James Patterson slammed for saying white male authors face 'form of racism'

Bestselling author James Patterson has come under fire for comments made in a recent interview where he said it was difficult for white men to find work in publishing and Hollywood.

The writer, whose estimated net worth is said to be in the region of $800m (£662m), claimed that older white men face ‘another form of racism’.

Patterson – best known for his thrillers – is recognised as one of the highest-paid authors in the world.

He has collaborated with the likes of President Bill Clinton and music icon Dolly Parton for his books, with his and Parton’s effort Run, Rose, Run already snapped up by Sony for a film adaptation, just weeks after its publication.

Speaking to The Sunday Times, he lamented the issues he said older white men faced, adding: ‘What’s that all about?’

‘Can you get a job? Yes. Is it harder? Yes. It’s even harder for older writers. You don’t meet many 52-year-old white males.’

However, his words have caught Patterson heat online, especially from the book community.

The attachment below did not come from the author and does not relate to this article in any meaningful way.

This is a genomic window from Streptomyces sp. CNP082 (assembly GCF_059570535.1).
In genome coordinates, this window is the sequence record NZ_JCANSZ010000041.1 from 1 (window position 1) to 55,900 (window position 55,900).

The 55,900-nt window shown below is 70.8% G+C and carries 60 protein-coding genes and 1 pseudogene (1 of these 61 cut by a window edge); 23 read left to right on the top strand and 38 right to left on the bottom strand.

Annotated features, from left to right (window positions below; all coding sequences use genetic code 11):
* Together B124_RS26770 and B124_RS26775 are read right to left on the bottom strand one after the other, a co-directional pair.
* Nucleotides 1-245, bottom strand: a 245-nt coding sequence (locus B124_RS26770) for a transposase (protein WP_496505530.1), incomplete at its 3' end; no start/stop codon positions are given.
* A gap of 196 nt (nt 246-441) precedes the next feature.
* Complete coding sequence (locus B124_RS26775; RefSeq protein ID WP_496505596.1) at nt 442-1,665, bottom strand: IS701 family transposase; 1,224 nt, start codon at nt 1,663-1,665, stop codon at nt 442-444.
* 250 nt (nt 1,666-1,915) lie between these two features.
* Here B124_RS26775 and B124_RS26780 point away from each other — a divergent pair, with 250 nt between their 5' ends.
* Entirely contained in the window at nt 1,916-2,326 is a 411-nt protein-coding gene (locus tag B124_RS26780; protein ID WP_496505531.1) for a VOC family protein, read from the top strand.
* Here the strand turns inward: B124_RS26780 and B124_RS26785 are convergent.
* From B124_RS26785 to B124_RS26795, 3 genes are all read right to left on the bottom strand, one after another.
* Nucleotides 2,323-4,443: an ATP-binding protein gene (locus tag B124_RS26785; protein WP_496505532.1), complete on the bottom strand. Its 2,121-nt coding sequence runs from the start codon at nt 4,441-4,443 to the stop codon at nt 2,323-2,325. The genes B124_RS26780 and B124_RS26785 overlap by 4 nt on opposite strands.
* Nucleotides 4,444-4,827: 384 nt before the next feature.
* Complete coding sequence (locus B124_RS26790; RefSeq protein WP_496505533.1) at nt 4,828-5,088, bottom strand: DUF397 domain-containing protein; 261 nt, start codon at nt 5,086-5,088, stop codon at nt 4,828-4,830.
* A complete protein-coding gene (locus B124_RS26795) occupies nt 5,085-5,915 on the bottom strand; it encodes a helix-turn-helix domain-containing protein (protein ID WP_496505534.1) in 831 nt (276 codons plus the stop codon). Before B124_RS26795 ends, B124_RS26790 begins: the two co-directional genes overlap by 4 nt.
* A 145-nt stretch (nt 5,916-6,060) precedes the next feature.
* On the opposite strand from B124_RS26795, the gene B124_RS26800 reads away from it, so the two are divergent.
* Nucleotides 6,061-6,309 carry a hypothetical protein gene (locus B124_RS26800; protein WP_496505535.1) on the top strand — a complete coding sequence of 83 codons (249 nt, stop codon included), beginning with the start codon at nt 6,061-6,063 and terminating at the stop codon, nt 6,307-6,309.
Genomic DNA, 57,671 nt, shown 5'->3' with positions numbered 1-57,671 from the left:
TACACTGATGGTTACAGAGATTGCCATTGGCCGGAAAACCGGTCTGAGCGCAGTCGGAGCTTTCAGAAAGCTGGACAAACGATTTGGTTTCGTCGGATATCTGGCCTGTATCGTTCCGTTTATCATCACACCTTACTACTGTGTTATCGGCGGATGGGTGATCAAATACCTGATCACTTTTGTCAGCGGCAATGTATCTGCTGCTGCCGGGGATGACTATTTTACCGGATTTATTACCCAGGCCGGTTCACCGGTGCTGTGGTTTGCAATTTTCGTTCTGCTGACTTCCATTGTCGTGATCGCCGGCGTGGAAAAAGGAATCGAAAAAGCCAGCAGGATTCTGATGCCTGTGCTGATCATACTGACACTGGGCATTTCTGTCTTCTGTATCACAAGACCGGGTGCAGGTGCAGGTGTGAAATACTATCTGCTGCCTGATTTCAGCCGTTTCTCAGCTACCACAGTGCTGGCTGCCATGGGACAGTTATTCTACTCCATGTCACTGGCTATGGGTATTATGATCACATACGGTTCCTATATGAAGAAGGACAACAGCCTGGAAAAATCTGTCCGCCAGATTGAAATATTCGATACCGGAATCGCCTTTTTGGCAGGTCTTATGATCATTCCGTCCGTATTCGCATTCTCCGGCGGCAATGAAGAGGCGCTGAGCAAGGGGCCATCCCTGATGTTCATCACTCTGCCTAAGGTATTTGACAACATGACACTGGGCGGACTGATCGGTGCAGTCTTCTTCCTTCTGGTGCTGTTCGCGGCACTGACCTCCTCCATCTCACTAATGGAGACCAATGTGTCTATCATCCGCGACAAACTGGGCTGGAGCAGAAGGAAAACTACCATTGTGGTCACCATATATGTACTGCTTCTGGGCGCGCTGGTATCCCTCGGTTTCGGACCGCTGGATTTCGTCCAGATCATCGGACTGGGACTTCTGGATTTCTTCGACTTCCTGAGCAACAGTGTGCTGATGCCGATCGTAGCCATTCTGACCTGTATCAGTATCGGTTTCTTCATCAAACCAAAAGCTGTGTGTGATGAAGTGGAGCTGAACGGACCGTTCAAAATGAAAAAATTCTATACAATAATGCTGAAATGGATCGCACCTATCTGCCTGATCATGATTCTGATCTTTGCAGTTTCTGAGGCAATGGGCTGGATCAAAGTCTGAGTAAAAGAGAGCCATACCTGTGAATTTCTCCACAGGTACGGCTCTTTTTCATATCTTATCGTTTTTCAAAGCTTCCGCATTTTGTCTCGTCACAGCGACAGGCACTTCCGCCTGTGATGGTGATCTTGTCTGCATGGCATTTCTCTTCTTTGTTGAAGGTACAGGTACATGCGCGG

‘James Patterson, one of, if not THE highest-paid writer in the world, says white men are discriminated against as writers.

‘This message has been brought to you by white fragility,’ tweeted Tim Wise.

Sports author Jeff Pearlman was more succinct in his comment, writing: ‘I’m a 50-year-old white writer. And, to James Patterson I say, warmly, boo-f**king-hoo.’

‘Imagine being born the year Jackie Robinson was the first Black MLB player in history, and then growing up to be one of the richest authors in America talking about struggles for white men is ‘another form of racism’—James Patterson GTFO,’ mused another.

Independent publisher Jason Pinter added: ‘I respect everything James Patterson has done for indies and giving back to the industry, but his comments on race are false, hurtful, and beyond tone deaf.’

One of Patterson’s earliest major successes was with his fictional creation Alex Cross, a Black detective.

Patterson also described himself as being ‘almost always on the side of free speech’, as he shared that he ‘hated’ that staff at his publisher, Little, Brown, staged a walkout over the publication of Woody Allen’s memoir.

The 75-year-old said that Allen, who has been accused of childhood sexual abuse by his adoptive daughter Dylan Farrow, ‘has the right to tell his own story’.

Oscar-winning director Allen has repeatedly denied the allegations.

Metro.co.uk has contacted reps for James Patterson for further comment.

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